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How to Upgrade Your Bathroom Without Renovating

Your bathroom is one of the most personal and private areas of your home. It’s where most of your self-care routine—from face masks to hot soaks—takes place. That’s why it’s especially important to make it a space you actually enjoy spending time in. What do you do then when your bathroom is due for a makeover, but for whatever reason—budget, time, or lease agreement—you can’t commit to a full renovation?

“A bathroom can be updated without a total renovation,” assures Mel Bean of Mel Bean Interiors. The designer recently completed a bathroom project in which her team gut-renovated the shower, but gave the rest of the space a little facelift without any major construction. “We painted the walls, trims, and cabinets in a shade of gray that beautifully complemented the original countertops, as well as the new marble shower,” she says. Then they updated the cabinet hardware, towel hooks, and tissue holder. “Now the space feels completely new,” says Bean.

In addition to upgrading some decorative elements, there are other ways to spruce up a bathroom without calling in a contractor. “The most important element in a well-designed bathroom is good lighting,” says designer Lee Ledbetter of Lee Ledbetter & Associates. “Bring light fixtures into your bathroom to create a warm combination of both natural and supplemental light.” Of course, when all else fails, remember being thoughtful about the little things also elevates the ambience in a pinch. “Great smelling soap, good hand towels, and three-ply toilet paper are essential in any bathroom,” says Jean Liu of Jean Liu Design. “These small and simple staples can instantly up anyone’s bathroom design game.”

Ready to give your bathroom a quick (and contractor-free) revamp? The following smart bathroom upgrades range from simple swaps of everyday items to afternoon projects and two-day transformations.


Add Color
“If you have a mostly white bathroom, consider painting your cabinetry a bolder color to add instant personality,” says Cortney Bishop of Cortney Bishop Design.  “Just because your bathroom is a private space doesn’t mean it sill can’t evoke character and charm.”



Try New Textiles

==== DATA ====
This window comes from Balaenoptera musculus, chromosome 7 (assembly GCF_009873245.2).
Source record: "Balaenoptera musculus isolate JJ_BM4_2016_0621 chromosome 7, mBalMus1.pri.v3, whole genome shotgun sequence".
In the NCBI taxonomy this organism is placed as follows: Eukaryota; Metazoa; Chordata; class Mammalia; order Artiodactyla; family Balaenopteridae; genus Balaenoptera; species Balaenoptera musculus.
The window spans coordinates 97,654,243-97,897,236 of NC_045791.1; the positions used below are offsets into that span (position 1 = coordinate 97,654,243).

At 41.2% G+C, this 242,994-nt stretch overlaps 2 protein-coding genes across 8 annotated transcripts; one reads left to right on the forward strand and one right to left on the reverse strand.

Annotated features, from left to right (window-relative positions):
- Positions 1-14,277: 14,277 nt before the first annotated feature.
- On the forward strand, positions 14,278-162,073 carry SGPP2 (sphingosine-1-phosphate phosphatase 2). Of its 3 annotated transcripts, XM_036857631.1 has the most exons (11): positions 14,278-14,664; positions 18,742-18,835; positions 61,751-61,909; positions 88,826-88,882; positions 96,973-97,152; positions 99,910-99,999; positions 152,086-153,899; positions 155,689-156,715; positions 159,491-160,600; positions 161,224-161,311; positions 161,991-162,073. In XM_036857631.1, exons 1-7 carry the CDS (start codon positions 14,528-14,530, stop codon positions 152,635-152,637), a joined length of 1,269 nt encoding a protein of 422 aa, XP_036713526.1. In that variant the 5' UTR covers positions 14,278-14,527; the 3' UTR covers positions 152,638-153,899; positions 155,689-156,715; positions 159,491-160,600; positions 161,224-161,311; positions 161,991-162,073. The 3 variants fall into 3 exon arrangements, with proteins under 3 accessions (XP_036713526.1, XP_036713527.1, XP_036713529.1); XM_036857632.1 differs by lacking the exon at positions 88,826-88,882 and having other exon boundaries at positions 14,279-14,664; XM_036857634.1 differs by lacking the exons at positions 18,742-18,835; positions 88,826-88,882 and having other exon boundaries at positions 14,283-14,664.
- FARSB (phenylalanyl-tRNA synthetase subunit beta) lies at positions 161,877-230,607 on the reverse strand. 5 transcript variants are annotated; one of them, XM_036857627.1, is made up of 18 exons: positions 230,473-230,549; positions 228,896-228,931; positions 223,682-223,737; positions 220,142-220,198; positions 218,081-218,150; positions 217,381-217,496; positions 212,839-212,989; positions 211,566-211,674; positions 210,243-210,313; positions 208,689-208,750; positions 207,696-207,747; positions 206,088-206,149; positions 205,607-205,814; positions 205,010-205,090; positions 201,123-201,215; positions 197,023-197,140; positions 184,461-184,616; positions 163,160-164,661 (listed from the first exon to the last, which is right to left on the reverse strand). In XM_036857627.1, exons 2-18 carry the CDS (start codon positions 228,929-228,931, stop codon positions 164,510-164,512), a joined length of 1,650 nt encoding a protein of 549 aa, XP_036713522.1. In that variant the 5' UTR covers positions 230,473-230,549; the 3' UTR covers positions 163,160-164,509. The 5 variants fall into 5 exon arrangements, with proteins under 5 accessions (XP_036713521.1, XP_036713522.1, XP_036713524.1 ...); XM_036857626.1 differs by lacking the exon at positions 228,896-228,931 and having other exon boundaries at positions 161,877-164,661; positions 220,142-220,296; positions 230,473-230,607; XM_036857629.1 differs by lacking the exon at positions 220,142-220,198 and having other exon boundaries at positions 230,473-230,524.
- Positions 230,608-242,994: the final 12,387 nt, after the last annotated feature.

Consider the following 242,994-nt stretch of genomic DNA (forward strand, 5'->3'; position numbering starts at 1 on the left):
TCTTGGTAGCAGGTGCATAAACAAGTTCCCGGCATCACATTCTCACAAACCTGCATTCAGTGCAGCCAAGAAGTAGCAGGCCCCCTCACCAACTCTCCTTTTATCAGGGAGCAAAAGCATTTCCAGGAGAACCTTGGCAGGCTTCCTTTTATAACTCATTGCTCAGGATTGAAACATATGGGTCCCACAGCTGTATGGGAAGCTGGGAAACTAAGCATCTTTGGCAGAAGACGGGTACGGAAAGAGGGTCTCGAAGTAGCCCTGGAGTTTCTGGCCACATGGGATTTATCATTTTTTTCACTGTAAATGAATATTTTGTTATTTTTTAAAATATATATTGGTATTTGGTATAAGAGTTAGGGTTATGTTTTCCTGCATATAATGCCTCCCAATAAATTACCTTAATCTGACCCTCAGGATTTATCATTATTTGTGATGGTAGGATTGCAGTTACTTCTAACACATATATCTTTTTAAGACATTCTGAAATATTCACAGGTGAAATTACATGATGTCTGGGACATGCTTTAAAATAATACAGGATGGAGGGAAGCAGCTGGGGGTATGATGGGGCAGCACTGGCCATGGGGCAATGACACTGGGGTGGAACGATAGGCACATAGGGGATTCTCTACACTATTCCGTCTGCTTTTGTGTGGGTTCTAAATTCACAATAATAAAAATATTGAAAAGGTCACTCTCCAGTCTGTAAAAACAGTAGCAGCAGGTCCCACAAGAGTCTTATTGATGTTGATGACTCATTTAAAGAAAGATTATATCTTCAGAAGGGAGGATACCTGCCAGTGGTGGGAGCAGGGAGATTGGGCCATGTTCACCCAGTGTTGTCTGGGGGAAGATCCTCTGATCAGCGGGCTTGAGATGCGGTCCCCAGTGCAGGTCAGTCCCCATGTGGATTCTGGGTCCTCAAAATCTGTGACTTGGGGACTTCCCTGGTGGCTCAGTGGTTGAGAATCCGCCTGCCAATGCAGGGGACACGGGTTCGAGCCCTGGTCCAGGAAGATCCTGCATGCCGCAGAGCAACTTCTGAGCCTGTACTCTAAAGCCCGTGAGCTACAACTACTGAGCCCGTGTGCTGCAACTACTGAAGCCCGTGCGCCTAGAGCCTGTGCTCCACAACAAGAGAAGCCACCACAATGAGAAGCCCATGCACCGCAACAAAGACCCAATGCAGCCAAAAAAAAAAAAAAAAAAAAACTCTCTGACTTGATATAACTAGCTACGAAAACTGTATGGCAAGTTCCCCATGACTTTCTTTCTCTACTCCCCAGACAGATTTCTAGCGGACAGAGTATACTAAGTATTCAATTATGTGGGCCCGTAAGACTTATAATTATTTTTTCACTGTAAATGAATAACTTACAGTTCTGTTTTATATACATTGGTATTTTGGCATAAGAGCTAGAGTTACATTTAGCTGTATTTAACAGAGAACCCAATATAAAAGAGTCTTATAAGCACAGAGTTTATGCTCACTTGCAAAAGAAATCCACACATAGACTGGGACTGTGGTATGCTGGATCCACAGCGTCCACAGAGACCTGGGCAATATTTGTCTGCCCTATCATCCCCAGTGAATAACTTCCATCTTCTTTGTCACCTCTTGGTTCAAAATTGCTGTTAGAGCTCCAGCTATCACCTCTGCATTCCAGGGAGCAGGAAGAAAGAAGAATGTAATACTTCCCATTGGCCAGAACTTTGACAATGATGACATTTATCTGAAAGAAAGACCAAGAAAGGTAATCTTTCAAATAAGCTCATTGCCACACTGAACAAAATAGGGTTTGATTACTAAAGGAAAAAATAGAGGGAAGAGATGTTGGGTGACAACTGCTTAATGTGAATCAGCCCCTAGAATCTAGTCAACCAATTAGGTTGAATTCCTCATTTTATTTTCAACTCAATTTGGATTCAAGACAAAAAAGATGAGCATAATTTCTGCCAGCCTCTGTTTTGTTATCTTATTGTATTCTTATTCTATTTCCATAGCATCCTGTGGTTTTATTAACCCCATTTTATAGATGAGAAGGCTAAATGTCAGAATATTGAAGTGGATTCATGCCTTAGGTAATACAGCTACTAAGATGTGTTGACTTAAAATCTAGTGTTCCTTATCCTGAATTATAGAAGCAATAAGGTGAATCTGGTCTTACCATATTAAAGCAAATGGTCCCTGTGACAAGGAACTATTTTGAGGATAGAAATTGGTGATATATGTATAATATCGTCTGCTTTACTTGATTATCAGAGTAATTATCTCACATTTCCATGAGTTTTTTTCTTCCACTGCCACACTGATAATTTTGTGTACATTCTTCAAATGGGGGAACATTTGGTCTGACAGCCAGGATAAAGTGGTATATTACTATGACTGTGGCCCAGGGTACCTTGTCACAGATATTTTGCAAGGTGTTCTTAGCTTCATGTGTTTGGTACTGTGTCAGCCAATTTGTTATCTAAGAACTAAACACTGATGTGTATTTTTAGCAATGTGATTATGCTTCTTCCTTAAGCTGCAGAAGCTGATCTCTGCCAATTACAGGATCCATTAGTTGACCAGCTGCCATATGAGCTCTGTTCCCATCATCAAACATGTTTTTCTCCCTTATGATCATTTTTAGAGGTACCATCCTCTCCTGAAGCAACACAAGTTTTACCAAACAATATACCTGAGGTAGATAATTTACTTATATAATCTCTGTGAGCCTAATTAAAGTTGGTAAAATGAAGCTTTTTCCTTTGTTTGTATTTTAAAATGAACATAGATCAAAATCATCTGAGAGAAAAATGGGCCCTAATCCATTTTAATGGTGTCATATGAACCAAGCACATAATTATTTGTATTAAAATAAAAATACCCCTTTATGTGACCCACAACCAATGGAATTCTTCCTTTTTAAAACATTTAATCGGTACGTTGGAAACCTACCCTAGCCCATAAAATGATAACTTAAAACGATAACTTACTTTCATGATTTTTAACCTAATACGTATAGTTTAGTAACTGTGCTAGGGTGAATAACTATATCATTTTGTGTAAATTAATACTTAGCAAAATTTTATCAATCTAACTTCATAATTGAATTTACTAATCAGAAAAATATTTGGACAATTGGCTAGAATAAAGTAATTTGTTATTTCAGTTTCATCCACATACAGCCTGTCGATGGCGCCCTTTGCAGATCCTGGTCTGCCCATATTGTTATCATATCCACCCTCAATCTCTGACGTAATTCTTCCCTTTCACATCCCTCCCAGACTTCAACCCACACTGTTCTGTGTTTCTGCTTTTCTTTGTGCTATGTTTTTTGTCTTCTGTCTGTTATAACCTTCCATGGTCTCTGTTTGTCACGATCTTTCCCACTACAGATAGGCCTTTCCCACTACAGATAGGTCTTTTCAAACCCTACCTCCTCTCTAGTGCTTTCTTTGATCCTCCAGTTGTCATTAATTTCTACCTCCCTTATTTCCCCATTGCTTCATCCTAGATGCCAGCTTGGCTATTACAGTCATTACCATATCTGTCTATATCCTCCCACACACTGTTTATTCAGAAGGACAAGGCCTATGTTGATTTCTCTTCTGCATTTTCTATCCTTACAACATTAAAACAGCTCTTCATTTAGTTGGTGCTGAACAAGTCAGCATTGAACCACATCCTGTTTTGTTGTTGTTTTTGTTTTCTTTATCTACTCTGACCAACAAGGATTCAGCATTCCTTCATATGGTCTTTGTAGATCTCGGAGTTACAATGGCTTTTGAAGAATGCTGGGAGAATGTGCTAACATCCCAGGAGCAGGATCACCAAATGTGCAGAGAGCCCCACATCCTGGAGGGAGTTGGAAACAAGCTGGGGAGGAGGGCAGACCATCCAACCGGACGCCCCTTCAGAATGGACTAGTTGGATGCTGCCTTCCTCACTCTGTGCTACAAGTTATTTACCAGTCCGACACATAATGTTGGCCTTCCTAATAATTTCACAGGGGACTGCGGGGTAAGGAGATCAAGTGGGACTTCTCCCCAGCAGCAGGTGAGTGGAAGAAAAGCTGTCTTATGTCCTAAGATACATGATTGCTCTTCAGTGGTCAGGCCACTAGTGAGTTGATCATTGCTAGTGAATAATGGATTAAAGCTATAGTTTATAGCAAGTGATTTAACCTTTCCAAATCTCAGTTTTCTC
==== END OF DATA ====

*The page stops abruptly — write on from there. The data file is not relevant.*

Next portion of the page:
“Bathrooms are full of noncommittal choices you can switch out,” says Saoli Chu, an interior designer at Block, a bathroom-renovation startup based in Brooklyn. Start with your shower curtain, which is equal to the size of a wall, as updating it can be as transformative as an allover coat of paint, especially in a small space. Even swapping out plastic or acrylic rings for polished metal gives your room a “higher-end look,” Chu adds. Afterwards, swap the things you touch daily, like plush cotton towels and soft rugs, or even your ceramic soap dish. Luxe versions of these items can really refine the place.

You can also go for the unexpected. “Cozy essentials, such as textiles—I love an antique carpet in a modern bathroom—and artwork is an easy way to add warmth, color, and scale to a utilitarian bathroom without remodeling the entire space,” says Ledbetter.


Increase Your Shower Pressure
A spa-like shower head will bring you daily joy, and installing it is among the most doable DIYs around. Think about installing a dual model that features a rain head as well as a detachable handheld sprayer, which makes cleaning your tub that much easier, says Lorna Aragon, a former home editor of Martha Stewart Living.



Mix Up Your Metal Finishes
Installing new drawer pulls, towel bars, and even faucets isn’t any trickier than painting-just a little pricier (all those knobs do add up). If your sink and shower or tub fixtures are in good shape, start by changing the hardware on your cabinets. Ideally, you want major fixtures to match, Smith says, but you can introduce a second finish with knobs and accessories. Like us, she loves brass and chrome (which she describes as “the next ‘new’ thing in bathrooms”), as well as matte black (“a great alternative to oil-rubbed bronze”). Interior designer Jess Cooney agrees. “I highly recommend going with chrome fixtures,” she says. “Oftentimes, chrome will save you a good amount of money instead of polished nickel or a custom finish. It’s a great way to save on money and not sacrifice the look of the bathroom.”